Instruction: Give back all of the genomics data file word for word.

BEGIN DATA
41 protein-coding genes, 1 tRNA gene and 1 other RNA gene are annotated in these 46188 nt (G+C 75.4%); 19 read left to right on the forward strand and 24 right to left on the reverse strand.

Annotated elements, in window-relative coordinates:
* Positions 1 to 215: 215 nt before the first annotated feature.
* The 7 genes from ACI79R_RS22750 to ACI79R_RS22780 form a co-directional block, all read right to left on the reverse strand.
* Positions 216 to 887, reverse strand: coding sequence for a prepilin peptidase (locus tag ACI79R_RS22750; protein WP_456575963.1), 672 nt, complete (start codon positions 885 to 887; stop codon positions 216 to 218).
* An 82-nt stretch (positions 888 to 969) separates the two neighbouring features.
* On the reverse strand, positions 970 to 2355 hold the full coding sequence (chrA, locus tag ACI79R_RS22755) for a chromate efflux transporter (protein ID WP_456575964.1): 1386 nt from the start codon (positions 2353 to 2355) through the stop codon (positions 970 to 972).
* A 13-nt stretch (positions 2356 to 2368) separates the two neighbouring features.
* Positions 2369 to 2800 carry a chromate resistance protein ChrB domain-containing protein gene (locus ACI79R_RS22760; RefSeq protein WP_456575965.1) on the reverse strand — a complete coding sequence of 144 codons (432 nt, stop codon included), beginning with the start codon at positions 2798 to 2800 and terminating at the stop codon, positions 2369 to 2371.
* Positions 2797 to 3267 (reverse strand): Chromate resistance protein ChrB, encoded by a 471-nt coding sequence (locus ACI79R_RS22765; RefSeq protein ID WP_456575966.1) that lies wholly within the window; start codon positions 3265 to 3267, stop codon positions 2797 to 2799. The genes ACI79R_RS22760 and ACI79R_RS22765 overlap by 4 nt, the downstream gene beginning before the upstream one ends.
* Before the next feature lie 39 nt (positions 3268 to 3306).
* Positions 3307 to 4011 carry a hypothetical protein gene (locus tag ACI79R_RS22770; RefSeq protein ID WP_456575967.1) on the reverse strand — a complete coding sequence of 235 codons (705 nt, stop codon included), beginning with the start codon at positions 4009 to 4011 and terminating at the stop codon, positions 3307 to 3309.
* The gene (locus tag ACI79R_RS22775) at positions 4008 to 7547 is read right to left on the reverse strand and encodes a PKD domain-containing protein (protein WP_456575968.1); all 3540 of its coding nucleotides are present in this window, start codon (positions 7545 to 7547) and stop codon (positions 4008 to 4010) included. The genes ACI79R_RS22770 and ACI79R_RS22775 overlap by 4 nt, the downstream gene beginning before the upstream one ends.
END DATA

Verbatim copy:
41 protein-coding genes, 1 tRNA gene and 1 other RNA gene are annotated in these 46188 nt (G+C 75.4%); 19 read left to right on the forward strand and 24 right to left on the reverse strand.

Annotated elements, in window-relative coordinates:
* Positions 1 to 215: 215 nt before the first annotated feature.
* The 7 genes from ACI79R_RS22750 to ACI79R_RS22780 form a co-directional block, all read right to left on the reverse strand.
* Positions 216 to 887, reverse strand: coding sequence for a prepilin peptidase (locus tag ACI79R_RS22750; protein WP_456575963.1), 672 nt, complete (start codon positions 885 to 887; stop codon positions 216 to 218).
* An 82-nt stretch (positions 888 to 969) separates the two neighbouring features.
* On the reverse strand, positions 970 to 2355 hold the full coding sequence (chrA, locus tag ACI79R_RS22755) for a chromate efflux transporter (protein ID WP_456575964.1): 1386 nt from the start codon (positions 2353 to 2355) through the stop codon (positions 970 to 972).
* A 13-nt stretch (positions 2356 to 2368) separates the two neighbouring features.
* Positions 2369 to 2800 carry a chromate resistance protein ChrB domain-containing protein gene (locus ACI79R_RS22760; RefSeq protein WP_456575965.1) on the reverse strand — a complete coding sequence of 144 codons (432 nt, stop codon included), beginning with the start codon at positions 2798 to 2800 and terminating at the stop codon, positions 2369 to 2371.
* Positions 2797 to 3267 (reverse strand): Chromate resistance protein ChrB, encoded by a 471-nt coding sequence (locus ACI79R_RS22765; RefSeq protein ID WP_456575966.1) that lies wholly within the window; start codon positions 3265 to 3267, stop codon positions 2797 to 2799. The genes ACI79R_RS22760 and ACI79R_RS22765 overlap by 4 nt, the downstream gene beginning before the upstream one ends.
* Before the next feature lie 39 nt (positions 3268 to 3306).
* Positions 3307 to 4011 carry a hypothetical protein gene (locus tag ACI79R_RS22770; RefSeq protein ID WP_456575967.1) on the reverse strand — a complete coding sequence of 235 codons (705 nt, stop codon included), beginning with the start codon at positions 4009 to 4011 and terminating at the stop codon, positions 3307 to 3309.
* The gene (locus tag ACI79R_RS22775) at positions 4008 to 7547 is read right to left on the reverse strand and encodes a PKD domain-containing protein (protein WP_456575968.1); all 3540 of its coding nucleotides are present in this window, start codon (positions 7545 to 7547) and stop codon (positions 4008 to 4010) included. The genes ACI79R_RS22770 and ACI79R_RS22775 overlap by 4 nt, the downstream gene beginning before the upstream one ends.